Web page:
Matching a Cadillac Escalade with a hybrid power train seems ridiculous, but the Cadillac brand is made for taking cars over the top, then finding another top to go over. The Cadillac Escalade, in particular, serves as an example of American excess, a big luxury SUV cruiser never meant to be taken off paved surfaces. Although adding a hybrid power train mitigates the generally poor fuel economy of the gas-only version, its more important function is to highlight the popular green trend. And the Escalade Hybrid makes no secret of its greenness, sporting hybrid signs and badges from every angle.
The hybrid power train in the 2009 Cadillac Escalade Hybrid is shared with that in the and Chevrolet Tahoe Hybrid, the latter model voted the 2008 Green Car of the Year by the Green Car Journal. With this system, the Escalade Hybrid delivers similar economy, whether it's creeping through downtown traffic or sailing along the interstate. As standard, it comes packed with useful cabin tech, such as navigation, Bose audio, and Bluetooth support.
On the road
We had the opportunity to take the 2009 Cadillac Escalade Hybrid on a road trip and were treated to its luxuries from the get-go. The power lift gate blinked the taillights in warning as it opened access to the cargo bay, and the running boards folded down automatically, making it easy to step into the truck. The third row seats weren't quite as kind, requiring some muscle to get them out of the way.
Our gear safely packed away, we guided the Escalade Hybrid out through downtown traffic. The hybrid power train can carry the heavy truck forward under electric power alone, but that involves a light touch on the accelerator for which we generally didn't have patience. If you don't want cars honking behind you, give it some gas. That said, the transition from electric-only to its engine running is smooth.
In narrow lanes, the big truck is unwieldy at best, but the steering responds well enough to keep it in its lane. Of particular benefit is the blind-spot detection system, which lights up a signal in the side mirror if a smaller car in the next lane slips below the Escalade's high sight lines. Also helpful is the XM NavTraffic overlaid on the navigation screen's maps, which warned us of an incident 5 miles ahead on our route. It was easy enough to hit the Avoid button and have a new route automatically programmed into the navigation system.
Finally out on the freeway, the Escalade was cruising at speed. Heated and cooled front seats with 14-way adjustment, leather, wood trim--yes, this is definitely a Cadillac. But wait, what sort of ride quality is this? The jolts and bumps from the road were palpable in the cabin, not something we would expect from a brand that used to produce big, long sedans that floated down the long, open roads. Platform-sharing has the Escalade Hybrid built on the same GMT900 platform as other big GM SUVs and pick-up trucks, which aren't known for smoothing out the road.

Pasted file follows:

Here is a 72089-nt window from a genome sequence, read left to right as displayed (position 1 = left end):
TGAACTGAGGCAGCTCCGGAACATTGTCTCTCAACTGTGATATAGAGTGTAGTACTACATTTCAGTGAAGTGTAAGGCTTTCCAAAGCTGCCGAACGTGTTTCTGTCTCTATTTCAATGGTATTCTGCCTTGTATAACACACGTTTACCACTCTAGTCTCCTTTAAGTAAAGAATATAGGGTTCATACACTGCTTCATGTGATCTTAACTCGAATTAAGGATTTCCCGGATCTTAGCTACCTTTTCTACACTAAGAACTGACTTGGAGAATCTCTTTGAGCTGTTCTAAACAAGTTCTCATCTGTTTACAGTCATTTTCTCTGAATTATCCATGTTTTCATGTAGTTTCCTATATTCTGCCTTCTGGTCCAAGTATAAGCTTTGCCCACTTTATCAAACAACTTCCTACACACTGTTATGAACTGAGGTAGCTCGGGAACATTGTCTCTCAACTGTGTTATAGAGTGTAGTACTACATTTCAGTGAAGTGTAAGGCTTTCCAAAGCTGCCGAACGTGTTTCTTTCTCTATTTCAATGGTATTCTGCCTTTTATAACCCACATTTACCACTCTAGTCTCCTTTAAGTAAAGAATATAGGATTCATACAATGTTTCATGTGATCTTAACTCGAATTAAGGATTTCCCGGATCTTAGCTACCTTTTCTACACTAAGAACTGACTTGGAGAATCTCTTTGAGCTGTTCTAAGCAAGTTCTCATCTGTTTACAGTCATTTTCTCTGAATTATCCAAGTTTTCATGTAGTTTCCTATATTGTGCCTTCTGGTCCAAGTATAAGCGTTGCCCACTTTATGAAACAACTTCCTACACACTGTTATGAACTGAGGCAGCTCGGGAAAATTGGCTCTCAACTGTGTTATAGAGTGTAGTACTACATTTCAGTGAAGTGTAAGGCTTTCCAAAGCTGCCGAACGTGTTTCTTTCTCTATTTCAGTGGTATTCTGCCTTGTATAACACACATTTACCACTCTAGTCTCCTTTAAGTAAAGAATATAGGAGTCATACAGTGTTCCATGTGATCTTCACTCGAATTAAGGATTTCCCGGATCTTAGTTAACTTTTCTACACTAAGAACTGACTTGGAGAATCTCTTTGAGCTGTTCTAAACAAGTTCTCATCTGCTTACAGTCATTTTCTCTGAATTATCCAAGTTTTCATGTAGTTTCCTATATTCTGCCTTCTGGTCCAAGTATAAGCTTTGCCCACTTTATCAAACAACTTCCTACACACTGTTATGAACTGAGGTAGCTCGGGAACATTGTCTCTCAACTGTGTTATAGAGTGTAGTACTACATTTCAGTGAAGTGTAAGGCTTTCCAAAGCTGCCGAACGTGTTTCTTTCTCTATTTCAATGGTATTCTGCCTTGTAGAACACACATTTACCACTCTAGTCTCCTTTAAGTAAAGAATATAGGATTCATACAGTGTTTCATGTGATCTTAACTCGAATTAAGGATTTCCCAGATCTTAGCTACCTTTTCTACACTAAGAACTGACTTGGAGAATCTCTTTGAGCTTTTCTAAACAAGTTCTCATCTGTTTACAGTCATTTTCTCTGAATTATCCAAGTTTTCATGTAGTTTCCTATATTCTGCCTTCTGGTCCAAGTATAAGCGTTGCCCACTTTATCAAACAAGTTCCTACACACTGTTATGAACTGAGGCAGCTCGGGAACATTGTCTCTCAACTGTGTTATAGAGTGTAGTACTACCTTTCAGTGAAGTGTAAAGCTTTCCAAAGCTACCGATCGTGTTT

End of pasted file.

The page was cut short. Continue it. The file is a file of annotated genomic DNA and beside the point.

70 mph on the freeway isn't optimal driving for most hybrids, as you can't take best advantage of all that instant torque from the electric motor. But the Escalade Hybrid has another trick up its sleeve: cylinder deactivation. Its big 6.2-liter V-8 stops sending fuel to half its cylinders while cruising at speed. But the engine mode indicator showed that this feature is kind of sensitive. In low, rolling hills, a little gas applied intended to keep the car's speed up inevitably resulted in those four extra cylinders kicking in. Just like the electric mode, it would take a very gentle touch on the accelerator to use the truck's fuel-saving features to their fullest.
In the cabin
The dashboard of the 2009 Cadillac Escalade Hybrid is familiar territory with GM's standard navigation and audio system controlled by a touch-screen LCD. The interface is well-thought-out, using tabs across the top to make selections for things such as audio sources. The tabs also let you choose to display a full-screen map or a split between the map and current audio source.
Although the navigation system is DVD-based, it responds well, refreshing the map quickly enough and keeping good track of the Escalade Hybrid's position. It offers the usual categories for points of interest, but doesn't go really deep with individual retail locations.
Destination entry is intuitive and easy with a large onscreen keyboard. Route guidance is also decent, but doesn't have text-to-speech, so it won't read out the names of streets.
The only really remarkable feature of the navigation system is XM NavTraffic, which GM integrates really well. Not only will the system warn you about slow traffic on a programmed route, giving you a detour button right on the warning, it will also raise a warning if it finds a traffic incident within 10 miles on the current road. For example, if you jump on the freeway and there's an accident 5 miles down the road, the system will proactively warn you.
The stereo uses the same interface, but is lacking in audio sources. It comes with a six-disc changer right below the LCD, along with XM satellite radio. But the only option for an external MP3 player is a set of RCA jacks set into the back of the center console, a placement intended for the rear-seat passengers to take advantage of the entertainment package in the back. The rear-seat entertainment includes an LCD hanging from the ceiling, which can show DVDs or input from a composite video jack next to the RCA jacks.
Music and DVDs play through a Bose 5.1 channel audio system, broadcasting good-quality sound. We would classify it as above-average, not as good as really high-end systems, but better than the six-speaker audio found in many cars as a base system. This Bose system has a lot of power, but separation is poor, leading to muddled frequencies.